By Veda Popovici
Gentrification is defined as the dislocation of low-income populations from urban areas through economic and social pressures exercised by a privileged class looking for new (real-estate) markets to create surplus value. Therefore, it represents the new boundary of conflict between social classes, a boundary which is important to reveal in order to understand the mechanisms of contemporary capitalism.
Like any political phenomenon, gentrification has a specific geography. Launched in the centers of Western modernity, it was propagated together with the capitalist colonization and urbanization of other geographic areas. In Eastern Europe, gentrification comes alongside the import of the capitalist ethos which followed the collapse of real socialism. The 90s and the 2000s belong to the third phase of gentrification, characterized by an even greater involvement of the authorities working with transnational corporations (real-estate agencies, urban planning, property funds etc.) in order to create ample zoning regulations coded with terms such as “urban regeneration”, “reconversion”, “development” or “well-being”. […]
The Romanian context is especially familiar with the third wave of gentrification, which is visible in Bucharest in the Old Center. Here, however, the focus will be on a less intricate phenomenon, but one which I feel is representative for what appears to be a future process of active coupling of the art scene to the interests of real estate capital: Train Delivery and Rahova Delivery. The two episodes of the Street Delivery franchise are a potential testing sample for future gentrification attempts. Artists, by making use of their symbolic and social capital, as well as their ability to translate the cultural phenomena of underprivileged groups for the middle class, are the first who can indicate to investors and the said middle class that areas such as Gara de Nord or Rahova have a certain something which can be converted into capital with very little investment.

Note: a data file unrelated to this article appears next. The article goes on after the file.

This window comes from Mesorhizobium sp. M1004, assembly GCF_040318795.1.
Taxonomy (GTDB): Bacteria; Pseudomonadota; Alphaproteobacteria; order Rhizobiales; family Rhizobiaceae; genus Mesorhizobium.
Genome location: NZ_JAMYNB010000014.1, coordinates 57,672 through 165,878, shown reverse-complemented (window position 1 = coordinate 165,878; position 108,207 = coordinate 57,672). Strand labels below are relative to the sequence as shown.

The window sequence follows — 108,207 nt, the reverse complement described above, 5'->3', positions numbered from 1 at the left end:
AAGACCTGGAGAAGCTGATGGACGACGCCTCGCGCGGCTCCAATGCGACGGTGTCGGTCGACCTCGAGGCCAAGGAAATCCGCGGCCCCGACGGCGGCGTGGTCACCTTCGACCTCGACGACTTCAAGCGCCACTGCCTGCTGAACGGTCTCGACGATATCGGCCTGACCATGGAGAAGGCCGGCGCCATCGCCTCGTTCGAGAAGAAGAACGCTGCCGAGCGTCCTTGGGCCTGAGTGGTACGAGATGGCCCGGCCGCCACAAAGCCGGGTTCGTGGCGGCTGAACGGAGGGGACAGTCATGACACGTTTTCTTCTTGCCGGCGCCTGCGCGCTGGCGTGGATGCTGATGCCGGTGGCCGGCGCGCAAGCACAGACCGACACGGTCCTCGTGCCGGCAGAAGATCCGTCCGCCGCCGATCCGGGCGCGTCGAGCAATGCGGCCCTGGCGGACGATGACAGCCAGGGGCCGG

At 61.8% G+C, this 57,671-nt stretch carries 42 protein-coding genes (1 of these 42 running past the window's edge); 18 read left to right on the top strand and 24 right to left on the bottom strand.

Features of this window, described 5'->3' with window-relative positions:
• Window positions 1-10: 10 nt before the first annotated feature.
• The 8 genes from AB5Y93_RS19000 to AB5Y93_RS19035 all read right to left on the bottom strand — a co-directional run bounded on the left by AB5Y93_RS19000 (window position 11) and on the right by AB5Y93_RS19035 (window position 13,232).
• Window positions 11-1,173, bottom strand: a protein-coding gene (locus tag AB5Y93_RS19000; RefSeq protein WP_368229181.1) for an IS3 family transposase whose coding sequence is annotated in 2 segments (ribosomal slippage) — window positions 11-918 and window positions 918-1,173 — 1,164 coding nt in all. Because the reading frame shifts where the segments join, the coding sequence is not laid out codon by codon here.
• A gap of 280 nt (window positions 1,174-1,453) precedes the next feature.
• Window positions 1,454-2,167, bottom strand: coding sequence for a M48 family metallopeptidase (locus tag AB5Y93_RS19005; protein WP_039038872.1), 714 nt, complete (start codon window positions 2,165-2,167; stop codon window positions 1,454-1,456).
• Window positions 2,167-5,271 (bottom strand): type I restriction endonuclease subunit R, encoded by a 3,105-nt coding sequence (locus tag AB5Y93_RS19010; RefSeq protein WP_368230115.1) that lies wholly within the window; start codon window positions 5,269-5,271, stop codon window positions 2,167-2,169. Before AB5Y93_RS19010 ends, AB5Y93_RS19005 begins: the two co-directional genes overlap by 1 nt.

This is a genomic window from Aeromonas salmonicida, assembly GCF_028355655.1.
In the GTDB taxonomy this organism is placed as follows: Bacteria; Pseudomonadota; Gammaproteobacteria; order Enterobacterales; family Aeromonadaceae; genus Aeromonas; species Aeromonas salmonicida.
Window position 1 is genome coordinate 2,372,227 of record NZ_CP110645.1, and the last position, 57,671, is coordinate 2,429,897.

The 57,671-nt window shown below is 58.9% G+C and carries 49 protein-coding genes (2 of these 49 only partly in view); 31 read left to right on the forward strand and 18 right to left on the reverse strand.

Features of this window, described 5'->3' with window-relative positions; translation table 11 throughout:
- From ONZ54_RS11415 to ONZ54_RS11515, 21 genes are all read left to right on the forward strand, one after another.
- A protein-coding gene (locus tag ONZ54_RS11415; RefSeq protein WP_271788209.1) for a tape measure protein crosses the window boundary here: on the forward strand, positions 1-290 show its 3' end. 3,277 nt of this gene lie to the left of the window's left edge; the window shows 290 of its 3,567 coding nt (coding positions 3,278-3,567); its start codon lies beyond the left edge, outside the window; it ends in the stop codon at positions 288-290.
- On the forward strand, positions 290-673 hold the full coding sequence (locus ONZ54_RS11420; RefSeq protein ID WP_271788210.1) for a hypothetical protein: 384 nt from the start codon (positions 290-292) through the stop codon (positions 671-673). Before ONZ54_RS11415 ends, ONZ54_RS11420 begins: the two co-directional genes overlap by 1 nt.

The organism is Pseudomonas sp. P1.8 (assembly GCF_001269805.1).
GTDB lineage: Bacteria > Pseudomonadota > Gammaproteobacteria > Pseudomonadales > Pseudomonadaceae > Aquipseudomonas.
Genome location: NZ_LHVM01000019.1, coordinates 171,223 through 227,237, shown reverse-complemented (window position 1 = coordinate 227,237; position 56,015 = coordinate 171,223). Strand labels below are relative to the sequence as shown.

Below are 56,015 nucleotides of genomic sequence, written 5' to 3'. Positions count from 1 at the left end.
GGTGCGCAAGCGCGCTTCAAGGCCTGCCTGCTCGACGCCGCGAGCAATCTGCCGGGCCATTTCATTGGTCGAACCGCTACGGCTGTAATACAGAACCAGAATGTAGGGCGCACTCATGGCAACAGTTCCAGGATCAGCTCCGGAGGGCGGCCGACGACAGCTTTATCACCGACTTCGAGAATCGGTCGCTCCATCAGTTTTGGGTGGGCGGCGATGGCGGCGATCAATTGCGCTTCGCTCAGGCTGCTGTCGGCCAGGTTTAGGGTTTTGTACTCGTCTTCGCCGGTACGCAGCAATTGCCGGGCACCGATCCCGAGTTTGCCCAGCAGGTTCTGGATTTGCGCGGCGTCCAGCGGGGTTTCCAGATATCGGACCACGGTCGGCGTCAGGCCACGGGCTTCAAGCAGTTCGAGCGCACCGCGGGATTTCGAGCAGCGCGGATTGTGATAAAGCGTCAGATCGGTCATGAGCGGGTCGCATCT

The area around Gara de Nord – a heterogeneous neighborhood with complex social phenomena which produce (among other things) class oppression (poverty, trafficking, drug dealing, a large community of adult homeless persons etc.) – has been a space of social and political tensions typical for Bucharest in recent years. A relevant example would be the debates surrounding the resistance to the urban project Berzei-Buzesti, but the key element in this situation is proximity to Piata Victoriei, a political center (the Government building) as well as an economic one (several big banks are located there). The controversial Berzei-Buzesti project offers a great opportunity to demolish a couple of dozen houses associated with poverty and provincialism and “clean up” the area. Buzesti Street had previously been the most revealing expression of the social tensions in the neighborhood: office buildings at one end, with small houses and an international bus station around them, and Hala Matache, the heart of the neighborhood, at the other end. After the conversion, the street becomes the waiting room of the gentrification process and of the slow, but steady march of the office buildings towards Gara de Nord.